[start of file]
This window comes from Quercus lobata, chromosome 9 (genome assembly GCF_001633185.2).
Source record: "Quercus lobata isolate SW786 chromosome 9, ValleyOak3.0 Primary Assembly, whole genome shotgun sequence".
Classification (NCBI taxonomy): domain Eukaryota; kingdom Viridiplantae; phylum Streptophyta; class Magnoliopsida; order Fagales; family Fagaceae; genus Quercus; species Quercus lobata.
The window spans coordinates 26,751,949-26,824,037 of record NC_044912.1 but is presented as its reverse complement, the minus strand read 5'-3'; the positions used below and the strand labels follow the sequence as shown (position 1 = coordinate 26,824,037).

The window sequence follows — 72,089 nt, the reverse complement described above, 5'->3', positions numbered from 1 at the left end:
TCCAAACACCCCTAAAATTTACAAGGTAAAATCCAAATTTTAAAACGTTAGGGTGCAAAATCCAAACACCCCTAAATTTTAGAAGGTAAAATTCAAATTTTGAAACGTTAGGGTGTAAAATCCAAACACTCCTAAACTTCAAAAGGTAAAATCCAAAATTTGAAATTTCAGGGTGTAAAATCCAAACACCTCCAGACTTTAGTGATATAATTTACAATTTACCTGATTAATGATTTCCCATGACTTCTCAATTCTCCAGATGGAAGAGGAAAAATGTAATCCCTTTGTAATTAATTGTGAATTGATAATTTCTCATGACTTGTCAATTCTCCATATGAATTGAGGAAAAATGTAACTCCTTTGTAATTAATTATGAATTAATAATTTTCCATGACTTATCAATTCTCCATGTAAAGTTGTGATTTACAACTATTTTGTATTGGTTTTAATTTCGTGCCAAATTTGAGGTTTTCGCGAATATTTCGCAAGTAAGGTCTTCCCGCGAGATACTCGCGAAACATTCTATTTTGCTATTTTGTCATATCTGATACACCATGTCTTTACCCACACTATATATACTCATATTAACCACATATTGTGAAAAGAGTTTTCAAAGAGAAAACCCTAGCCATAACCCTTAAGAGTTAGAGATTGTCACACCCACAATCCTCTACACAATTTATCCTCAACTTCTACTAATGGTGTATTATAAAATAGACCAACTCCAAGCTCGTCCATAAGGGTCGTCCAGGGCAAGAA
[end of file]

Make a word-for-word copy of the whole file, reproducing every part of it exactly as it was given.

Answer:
This window comes from Quercus lobata, chromosome 9 (genome assembly GCF_001633185.2).
Source record: "Quercus lobata isolate SW786 chromosome 9, ValleyOak3.0 Primary Assembly, whole genome shotgun sequence".
Classification (NCBI taxonomy): domain Eukaryota; kingdom Viridiplantae; phylum Streptophyta; class Magnoliopsida; order Fagales; family Fagaceae; genus Quercus; species Quercus lobata.
The window spans coordinates 26,751,949-26,824,037 of record NC_044912.1 but is presented as its reverse complement, the minus strand read 5'-3'; the positions used below and the strand labels follow the sequence as shown (position 1 = coordinate 26,824,037).

The window sequence follows — 72,089 nt, the reverse complement described above, 5'->3', positions numbered from 1 at the left end:
TCCAAACACCCCTAAAATTTACAAGGTAAAATCCAAATTTTAAAACGTTAGGGTGCAAAATCCAAACACCCCTAAATTTTAGAAGGTAAAATTCAAATTTTGAAACGTTAGGGTGTAAAATCCAAACACTCCTAAACTTCAAAAGGTAAAATCCAAAATTTGAAATTTCAGGGTGTAAAATCCAAACACCTCCAGACTTTAGTGATATAATTTACAATTTACCTGATTAATGATTTCCCATGACTTCTCAATTCTCCAGATGGAAGAGGAAAAATGTAATCCCTTTGTAATTAATTGTGAATTGATAATTTCTCATGACTTGTCAATTCTCCATATGAATTGAGGAAAAATGTAACTCCTTTGTAATTAATTATGAATTAATAATTTTCCATGACTTATCAATTCTCCATGTAAAGTTGTGATTTACAACTATTTTGTATTGGTTTTAATTTCGTGCCAAATTTGAGGTTTTCGCGAATATTTCGCAAGTAAGGTCTTCCCGCGAGATACTCGCGAAACATTCTATTTTGCTATTTTGTCATATCTGATACACCATGTCTTTACCCACACTATATATACTCATATTAACCACATATTGTGAAAAGAGTTTTCAAAGAGAAAACCCTAGCCATAACCCTTAAGAGTTAGAGATTGTCACACCCACAATCCTCTACACAATTTATCCTCAACTTCTACTAATGGTGTATTATAAAATAGACCAACTCCAAGCTCGTCCATAAGGGTCGTCCAGGGCAAGAA